Ashland Books @ Noon December 2019 Picks

Created on April 27, 2021, 8:49 am

Last Updated April 27, 2021, 8:49 am

On the first Tuesday of every month, an intrepid group of Ashland readers meets at noon to talk about the best books they've read during the month. These are their stories. [Cue CSI Theme Music]
Notes
Someone said they just read Pachinko...and we remembered that we talked about it last month when Wendy brought Free Food for Millionaires...which is linked next.
Description
Author
Notes
Kristin threw out this as a title she enjoyed with courtroom drama and a family story. Pat has talked about it at a past meeting.
Description
Notes
Cathy thought this was a good novel but cautioned that the main character is definitely not sympathetic at all!
Description
Notes
Jane is now a Library Book convert...this is one of those titles that has come up time and again within the group to much acclaim...I think that a group of folks who meet monthly at the library to talk about the books they've read is probably the exact target market for this book!
Description
Notes
Kristin recently finished this titles...which is one of those "is it a mystery or is it horror" titles that can be a lot of fun to figure out.
Description
Notes
This is the record for the 2018 Best American Short Stories...but Claudia talked to us about the 2019 volume. We do not seem to have that one yet. Stay tuned.
Notes
Carolyn met a local poet at the book store and read her poetry as a result. This is the book she discussed and, yes, we do have it in our collection!
Notes
Bill has been re-reading early science fiction and he discovered this volume (and the one linked next). The first is short stories and the second volume is novellas. He particularly singled out Flowers for Algernon and Nine Billion Names for God as stories worth checking out.
Notes
Cathy said this was "about the Depression but was not depressing" and described it as "Water for Elephants meets Huckleberry Finn."
Description
Notes
The real book Jane brought to talk about was this one. While it was a good book, my notes remind me that Jane talked about the WASP-y characters and the amount of privilege the family at the center of the novel experienced...including their refusal to welcome those with marginalized identities into their family.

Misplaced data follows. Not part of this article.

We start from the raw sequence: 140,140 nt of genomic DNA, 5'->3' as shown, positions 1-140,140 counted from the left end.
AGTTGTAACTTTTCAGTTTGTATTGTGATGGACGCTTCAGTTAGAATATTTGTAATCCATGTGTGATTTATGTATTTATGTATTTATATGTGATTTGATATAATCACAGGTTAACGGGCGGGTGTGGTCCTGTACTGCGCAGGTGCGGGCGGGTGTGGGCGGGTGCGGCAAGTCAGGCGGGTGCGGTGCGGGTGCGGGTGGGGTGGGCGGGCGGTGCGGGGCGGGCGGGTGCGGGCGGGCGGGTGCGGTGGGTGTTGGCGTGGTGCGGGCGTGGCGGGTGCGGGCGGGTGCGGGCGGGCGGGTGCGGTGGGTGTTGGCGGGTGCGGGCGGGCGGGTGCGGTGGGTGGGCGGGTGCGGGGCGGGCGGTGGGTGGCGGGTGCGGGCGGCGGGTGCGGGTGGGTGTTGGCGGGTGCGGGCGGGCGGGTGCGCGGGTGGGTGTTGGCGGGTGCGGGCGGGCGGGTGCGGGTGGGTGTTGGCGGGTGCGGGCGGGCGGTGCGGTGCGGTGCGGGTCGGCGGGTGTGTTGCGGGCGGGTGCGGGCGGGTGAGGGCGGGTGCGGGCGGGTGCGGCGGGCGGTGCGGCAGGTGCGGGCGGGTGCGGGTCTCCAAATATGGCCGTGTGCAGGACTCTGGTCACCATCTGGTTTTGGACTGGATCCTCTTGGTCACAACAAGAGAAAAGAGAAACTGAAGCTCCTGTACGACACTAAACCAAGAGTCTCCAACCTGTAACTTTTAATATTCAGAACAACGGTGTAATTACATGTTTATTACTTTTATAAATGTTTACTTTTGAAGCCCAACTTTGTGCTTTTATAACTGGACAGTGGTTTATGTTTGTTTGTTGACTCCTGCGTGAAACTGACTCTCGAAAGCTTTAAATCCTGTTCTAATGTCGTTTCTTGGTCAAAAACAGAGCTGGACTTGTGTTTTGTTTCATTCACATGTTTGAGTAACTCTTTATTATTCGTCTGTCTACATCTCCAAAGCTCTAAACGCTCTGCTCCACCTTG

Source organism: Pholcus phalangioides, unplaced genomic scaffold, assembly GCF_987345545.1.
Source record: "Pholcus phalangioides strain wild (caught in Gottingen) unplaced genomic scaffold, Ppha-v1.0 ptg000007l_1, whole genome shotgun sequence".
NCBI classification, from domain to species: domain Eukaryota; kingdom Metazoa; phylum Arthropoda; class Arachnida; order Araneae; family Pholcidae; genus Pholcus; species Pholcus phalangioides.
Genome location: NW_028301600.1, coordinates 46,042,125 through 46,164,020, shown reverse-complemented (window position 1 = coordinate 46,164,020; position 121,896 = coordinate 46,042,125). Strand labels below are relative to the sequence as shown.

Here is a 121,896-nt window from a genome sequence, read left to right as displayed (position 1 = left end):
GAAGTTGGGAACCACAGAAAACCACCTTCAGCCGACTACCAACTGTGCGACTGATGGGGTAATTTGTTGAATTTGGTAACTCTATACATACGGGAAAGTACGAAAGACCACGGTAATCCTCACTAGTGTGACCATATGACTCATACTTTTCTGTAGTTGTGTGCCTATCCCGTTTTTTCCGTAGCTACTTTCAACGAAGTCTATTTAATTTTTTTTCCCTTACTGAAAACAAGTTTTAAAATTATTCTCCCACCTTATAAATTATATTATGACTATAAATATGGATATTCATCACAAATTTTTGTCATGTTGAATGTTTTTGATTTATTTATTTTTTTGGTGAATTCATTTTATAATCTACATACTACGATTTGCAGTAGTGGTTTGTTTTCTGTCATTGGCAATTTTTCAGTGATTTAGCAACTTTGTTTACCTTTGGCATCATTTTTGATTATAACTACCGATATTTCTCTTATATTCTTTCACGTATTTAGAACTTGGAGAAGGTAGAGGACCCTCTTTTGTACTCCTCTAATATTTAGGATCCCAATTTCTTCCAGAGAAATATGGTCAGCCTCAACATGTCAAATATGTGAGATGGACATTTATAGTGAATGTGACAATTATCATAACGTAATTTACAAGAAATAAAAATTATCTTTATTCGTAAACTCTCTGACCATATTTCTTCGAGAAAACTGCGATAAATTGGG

Description
Description
Notes
Our newest member, Kathy, brought Cold Mountain...which she declared to be better than the movie and reminiscent of The Odyssey. I've linked the movie in case you want to decide for yourself which was better! I have reminded myself that I do need to go back and read it...I'm embarrassed to admit that I've only seen the movie.
Description
Notes
Kristin mentioned that The Testaments shared the Booker Prize this year with this title. Awarding 2 Booker prizes in a year is highly unusual, and also has received some blow-back. There is an article below about this issue.
Description
Series
Notes
Here is the introduction of the world in which the Testaments is set. If you haven't read it yet, you should.
Description
Notes
Kristin mentioned that this is the book that made Sepetys a "must read" author for her.
Description
Notes
Kristin came with cross over teen fiction today. This book gave her an opportunity to learn about Francoist Spain. Previously if asked about this period in Spanish history, she probably would have said something vague about bull fighting and Hemingway, which is clearly not a very well-formed understanding of the period. Through storytelling, Sepetys does an excellent job of illustrating the complexities of this unique region and period. Sepetys is really good at setting!
Description
Notes
Carolyn read this book by a local author and really enjoyed the setting and the drama. This led to a conversation about the upcoming library Local Author Fair, which will be 12/8/19. I've linked details below...please join us. Yes, Ms. DeMarinis will be there!
Description